Tiger Woods will play in his first competitive event since February, in Dublin, Ohio this week, where he is taking part in the Memorial Tournament. And he will begin the event with one eye on the history books, knowing that victory will see him eclipse Sam Sneads record of 82 victories on the PGA tour.
Both men are tied on the benchmark, nine clear of the legendary Jack Nicklaus, with some of the greats of the game like Arnold Palmer and Ben Hogan further back on the list.
Of the men still playing the game, Phil Mickelson is Woods nearest challenger, but he has only managed 44, and he is six years older than him, and towards the tail-end of his career.
At one stage it looked like Woods would have been out of sight by now when it came to the record books. He dominated the sport in the early 2000s and was world number one for almost a decade.
However, well-documented problems in his private life, and a series of injuries then intervened; between 2014 and 2017 he underwent surgery on four occasions to try and cure a persistent back problem.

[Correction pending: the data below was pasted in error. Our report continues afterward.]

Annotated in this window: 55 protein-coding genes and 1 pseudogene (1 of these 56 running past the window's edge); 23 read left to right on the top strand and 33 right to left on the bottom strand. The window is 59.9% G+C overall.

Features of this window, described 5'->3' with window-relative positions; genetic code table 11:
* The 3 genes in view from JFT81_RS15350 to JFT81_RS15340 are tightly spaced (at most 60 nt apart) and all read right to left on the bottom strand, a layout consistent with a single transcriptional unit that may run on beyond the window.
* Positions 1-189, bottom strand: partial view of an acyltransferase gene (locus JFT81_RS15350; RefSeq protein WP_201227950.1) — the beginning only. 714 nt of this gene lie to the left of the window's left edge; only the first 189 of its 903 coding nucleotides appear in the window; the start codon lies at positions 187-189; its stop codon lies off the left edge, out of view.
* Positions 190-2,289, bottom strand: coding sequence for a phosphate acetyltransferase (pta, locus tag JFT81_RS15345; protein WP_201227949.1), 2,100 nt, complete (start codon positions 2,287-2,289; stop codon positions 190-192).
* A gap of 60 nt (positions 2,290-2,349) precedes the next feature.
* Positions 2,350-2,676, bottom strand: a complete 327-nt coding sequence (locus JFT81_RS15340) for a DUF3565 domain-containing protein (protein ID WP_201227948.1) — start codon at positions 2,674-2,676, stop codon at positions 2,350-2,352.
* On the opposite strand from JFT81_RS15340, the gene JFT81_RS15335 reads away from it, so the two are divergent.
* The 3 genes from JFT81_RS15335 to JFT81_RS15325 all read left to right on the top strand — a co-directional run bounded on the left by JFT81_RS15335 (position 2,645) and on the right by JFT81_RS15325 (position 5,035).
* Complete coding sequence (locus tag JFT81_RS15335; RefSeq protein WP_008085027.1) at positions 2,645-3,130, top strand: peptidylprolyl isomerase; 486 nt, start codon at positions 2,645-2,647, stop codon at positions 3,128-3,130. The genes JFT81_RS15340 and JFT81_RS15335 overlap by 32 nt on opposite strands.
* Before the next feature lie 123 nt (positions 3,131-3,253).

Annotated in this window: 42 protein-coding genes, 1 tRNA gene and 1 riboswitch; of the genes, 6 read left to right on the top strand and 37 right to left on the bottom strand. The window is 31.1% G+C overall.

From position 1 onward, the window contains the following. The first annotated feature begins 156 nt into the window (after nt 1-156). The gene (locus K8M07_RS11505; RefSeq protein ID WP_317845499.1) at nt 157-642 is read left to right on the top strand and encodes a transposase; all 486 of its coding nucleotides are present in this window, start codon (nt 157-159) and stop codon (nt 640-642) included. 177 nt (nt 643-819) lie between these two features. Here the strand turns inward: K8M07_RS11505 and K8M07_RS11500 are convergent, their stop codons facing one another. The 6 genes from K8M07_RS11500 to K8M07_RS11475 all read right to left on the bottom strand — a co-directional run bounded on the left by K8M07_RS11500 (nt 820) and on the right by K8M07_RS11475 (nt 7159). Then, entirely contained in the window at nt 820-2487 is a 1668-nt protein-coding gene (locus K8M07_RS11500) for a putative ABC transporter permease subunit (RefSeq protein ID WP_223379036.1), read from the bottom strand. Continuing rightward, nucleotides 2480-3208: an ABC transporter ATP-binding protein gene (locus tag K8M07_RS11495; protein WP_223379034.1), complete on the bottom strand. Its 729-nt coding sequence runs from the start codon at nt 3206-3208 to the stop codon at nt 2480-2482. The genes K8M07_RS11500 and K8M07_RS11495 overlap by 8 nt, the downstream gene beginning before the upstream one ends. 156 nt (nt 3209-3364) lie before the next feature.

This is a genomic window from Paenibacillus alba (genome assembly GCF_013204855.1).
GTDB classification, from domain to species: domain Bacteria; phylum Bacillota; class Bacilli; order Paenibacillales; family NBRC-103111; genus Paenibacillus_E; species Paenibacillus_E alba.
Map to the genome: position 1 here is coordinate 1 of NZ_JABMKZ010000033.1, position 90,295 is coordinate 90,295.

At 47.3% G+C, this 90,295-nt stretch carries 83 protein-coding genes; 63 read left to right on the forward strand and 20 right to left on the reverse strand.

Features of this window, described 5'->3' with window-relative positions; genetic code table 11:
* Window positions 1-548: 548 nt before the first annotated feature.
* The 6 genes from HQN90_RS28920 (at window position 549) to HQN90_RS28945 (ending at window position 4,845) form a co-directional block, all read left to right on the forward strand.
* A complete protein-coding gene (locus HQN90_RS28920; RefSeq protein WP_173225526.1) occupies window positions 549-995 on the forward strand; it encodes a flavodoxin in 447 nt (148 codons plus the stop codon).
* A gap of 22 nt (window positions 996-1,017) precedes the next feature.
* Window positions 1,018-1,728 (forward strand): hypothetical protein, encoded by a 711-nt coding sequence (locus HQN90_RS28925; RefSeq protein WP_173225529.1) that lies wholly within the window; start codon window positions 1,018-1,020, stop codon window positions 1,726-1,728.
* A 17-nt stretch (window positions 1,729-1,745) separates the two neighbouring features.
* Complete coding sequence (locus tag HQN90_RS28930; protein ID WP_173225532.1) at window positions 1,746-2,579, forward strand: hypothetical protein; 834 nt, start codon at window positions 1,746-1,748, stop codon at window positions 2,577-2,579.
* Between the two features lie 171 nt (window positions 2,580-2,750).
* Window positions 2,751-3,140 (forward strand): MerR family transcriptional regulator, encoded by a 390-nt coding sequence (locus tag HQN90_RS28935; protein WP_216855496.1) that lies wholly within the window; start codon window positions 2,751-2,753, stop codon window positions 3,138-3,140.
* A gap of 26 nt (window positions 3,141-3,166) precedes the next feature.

All that means that the chances of him equalling or pass the Nicklaus record of 18 wins in major championships have now receded. He did win the Masters at Atlanta last April, but that was his first success at a Major for eleven years (and his 15th in all). He is now at an age where he struggles to put four competitive rounds together in the heat of a major tournament.
What Woods will miss this week in Ohio are the huge galleries that follow him everywhere he plays. Despite his recent struggles and problems, he remains by far the biggest draw in the sport, and every time he steps on a golf course, there are hundreds of people watching his every move, with the constant click of cameras.
None of that will be present this week with fans banned from the course because of the threat posed by the coronavirus.
How he copes without the gallery and the energy that they impart remains to be seen.